Apart from that, both phones employ touch-based fingerprint readers that not only allow you to conveniently lock your device with a fingerprint, but also make use of Apple Pay, Cupertino's home-grown payment system. Note that the one on the 6s Plus is touted as being twice as faster as the one that is embedded inside the home button of the 6 Plus. Additionally, both phones can be paired with an Apple Watch and co-operate on providing you with basic biometric insights like steps taken or your heart rate.
Processor and memory
While the iPhone 6 came with a 64-bit Apple A8 chipset coupled with an M8 co-processor, the 6s Plus ups the chipset game with the new, speedier Apple A9 chip.
The latter are built at the 14nm FinFET chipset touted as being 70% faster than the A8 SoC at CPU tasks and 90% at graphics rendering tasks. There is also a new M9 co-processor embedded inside the A9 chip and is in an always-on state, which will allow for Siri to be called with the "Hey, Siri" command if the phone is locked.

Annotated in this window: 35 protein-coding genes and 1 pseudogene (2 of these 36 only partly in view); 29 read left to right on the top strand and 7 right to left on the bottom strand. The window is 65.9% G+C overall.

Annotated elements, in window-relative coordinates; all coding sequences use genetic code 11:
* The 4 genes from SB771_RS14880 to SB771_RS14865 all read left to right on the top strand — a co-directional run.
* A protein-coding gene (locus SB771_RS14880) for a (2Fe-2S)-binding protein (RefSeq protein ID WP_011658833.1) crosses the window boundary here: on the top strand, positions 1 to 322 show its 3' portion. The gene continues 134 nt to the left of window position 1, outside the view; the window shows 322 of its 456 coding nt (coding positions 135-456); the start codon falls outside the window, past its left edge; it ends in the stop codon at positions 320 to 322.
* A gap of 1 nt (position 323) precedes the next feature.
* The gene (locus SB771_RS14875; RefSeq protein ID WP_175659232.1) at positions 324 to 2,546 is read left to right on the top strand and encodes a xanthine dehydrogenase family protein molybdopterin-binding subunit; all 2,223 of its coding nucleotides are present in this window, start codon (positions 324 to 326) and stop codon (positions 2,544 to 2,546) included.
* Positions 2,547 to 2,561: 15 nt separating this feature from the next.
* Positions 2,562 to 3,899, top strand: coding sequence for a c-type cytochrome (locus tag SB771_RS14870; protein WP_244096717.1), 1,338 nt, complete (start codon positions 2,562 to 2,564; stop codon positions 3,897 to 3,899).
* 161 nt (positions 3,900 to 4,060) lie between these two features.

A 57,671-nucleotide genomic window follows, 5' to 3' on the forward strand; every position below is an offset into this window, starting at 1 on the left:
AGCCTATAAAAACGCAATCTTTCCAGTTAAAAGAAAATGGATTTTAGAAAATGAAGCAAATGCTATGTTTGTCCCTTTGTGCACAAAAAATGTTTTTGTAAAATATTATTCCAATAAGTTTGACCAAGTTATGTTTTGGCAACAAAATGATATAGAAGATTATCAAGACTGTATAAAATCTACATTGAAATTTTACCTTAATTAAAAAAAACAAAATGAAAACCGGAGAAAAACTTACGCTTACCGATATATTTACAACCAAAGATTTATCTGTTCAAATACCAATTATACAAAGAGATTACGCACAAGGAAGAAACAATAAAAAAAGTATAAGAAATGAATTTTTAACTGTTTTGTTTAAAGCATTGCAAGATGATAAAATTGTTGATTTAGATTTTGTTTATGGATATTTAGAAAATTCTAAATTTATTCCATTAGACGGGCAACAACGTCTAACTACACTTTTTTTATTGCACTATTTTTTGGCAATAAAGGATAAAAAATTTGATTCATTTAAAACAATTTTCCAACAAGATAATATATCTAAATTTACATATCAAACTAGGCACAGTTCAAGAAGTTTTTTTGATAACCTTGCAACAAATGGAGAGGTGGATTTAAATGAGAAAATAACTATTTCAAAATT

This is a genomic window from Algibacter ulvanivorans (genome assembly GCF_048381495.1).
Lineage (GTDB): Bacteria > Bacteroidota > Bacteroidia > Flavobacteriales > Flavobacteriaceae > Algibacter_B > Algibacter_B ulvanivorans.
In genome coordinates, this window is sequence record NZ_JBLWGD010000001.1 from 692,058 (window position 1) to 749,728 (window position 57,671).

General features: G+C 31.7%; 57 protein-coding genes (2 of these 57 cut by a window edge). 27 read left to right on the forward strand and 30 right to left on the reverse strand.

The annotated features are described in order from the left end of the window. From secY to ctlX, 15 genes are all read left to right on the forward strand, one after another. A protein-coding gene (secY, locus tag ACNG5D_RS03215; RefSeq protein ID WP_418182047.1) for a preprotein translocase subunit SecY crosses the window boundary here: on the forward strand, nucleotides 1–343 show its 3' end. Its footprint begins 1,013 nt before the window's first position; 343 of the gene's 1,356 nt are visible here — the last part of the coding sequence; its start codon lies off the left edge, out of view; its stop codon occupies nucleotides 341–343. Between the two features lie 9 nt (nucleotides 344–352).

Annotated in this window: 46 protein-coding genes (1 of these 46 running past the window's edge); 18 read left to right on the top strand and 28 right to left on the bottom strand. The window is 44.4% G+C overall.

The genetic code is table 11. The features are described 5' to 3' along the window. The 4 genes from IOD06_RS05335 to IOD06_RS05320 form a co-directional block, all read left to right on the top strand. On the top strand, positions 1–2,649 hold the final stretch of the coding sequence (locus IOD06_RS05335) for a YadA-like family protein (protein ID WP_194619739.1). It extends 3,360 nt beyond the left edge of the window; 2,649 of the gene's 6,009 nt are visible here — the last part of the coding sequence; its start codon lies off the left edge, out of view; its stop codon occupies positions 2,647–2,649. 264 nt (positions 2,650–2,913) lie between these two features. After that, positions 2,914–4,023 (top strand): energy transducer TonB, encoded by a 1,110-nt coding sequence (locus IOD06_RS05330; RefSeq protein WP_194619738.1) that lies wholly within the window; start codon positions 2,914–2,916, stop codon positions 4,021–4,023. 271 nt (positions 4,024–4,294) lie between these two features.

The iPhone 6 Plus, on the other hand, comes with a dual-core 1.4GHz Apple A8 SoC that usually beats most of its Android rivals in single-core benchmarks and tests. Moreover, its PowerVR GX6450 GPU is one of the better-performing ones around. This hardware setup is perfectly sufficient for the software needs of the iPhone 6 thanks to the optimization of iOS.
The iPhone 6 Plus comes with 1GB of RAM, yet we are not quite sure whether the 6s Plus has twice the amount or still relies on 1 gig of operational memory. There's also no change in the available storage options - both devices come in 16, 64, and 128GB versions.
Apple iPhone 6 Plus benchmark results